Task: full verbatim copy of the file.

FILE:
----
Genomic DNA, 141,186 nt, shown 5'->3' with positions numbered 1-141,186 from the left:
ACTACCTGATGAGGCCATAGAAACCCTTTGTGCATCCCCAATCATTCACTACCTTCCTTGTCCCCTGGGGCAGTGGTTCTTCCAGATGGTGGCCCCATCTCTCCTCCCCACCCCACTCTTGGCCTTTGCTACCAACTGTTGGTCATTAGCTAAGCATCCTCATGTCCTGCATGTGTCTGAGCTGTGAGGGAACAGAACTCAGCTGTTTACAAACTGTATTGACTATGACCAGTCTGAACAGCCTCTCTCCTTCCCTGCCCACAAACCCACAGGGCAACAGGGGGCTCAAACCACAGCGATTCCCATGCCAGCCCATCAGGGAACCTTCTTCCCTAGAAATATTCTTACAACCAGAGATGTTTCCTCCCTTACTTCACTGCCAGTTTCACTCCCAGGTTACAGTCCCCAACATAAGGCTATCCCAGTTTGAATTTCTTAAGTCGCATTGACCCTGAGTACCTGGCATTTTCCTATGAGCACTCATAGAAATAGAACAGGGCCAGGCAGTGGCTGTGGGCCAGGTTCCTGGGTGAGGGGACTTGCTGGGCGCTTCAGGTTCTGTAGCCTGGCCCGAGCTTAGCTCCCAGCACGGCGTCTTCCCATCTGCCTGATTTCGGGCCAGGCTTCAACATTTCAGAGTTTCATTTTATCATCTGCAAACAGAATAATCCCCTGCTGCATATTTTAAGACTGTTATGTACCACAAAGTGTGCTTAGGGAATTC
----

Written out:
Genomic DNA, 141,186 nt, shown 5'->3' with positions numbered 1-141,186 from the left:
ACTACCTGATGAGGCCATAGAAACCCTTTGTGCATCCCCAATCATTCACTACCTTCCTTGTCCCCTGGGGCAGTGGTTCTTCCAGATGGTGGCCCCATCTCTCCTCCCCACCCCACTCTTGGCCTTTGCTACCAACTGTTGGTCATTAGCTAAGCATCCTCATGTCCTGCATGTGTCTGAGCTGTGAGGGAACAGAACTCAGCTGTTTACAAACTGTATTGACTATGACCAGTCTGAACAGCCTCTCTCCTTCCCTGCCCACAAACCCACAGGGCAACAGGGGGCTCAAACCACAGCGATTCCCATGCCAGCCCATCAGGGAACCTTCTTCCCTAGAAATATTCTTACAACCAGAGATGTTTCCTCCCTTACTTCACTGCCAGTTTCACTCCCAGGTTACAGTCCCCAACATAAGGCTATCCCAGTTTGAATTTCTTAAGTCGCATTGACCCTGAGTACCTGGCATTTTCCTATGAGCACTCATAGAAATAGAACAGGGCCAGGCAGTGGCTGTGGGCCAGGTTCCTGGGTGAGGGGACTTGCTGGGCGCTTCAGGTTCTGTAGCCTGGCCCGAGCTTAGCTCCCAGCACGGCGTCTTCCCATCTGCCTGATTTCGGGCCAGGCTTCAACATTTCAGAGTTTCATTTTATCATCTGCAAACAGAATAATCCCCTGCTGCATATTTTAAGACTGTTATGTACCACAAAGTGTGCTTAGGGAATTC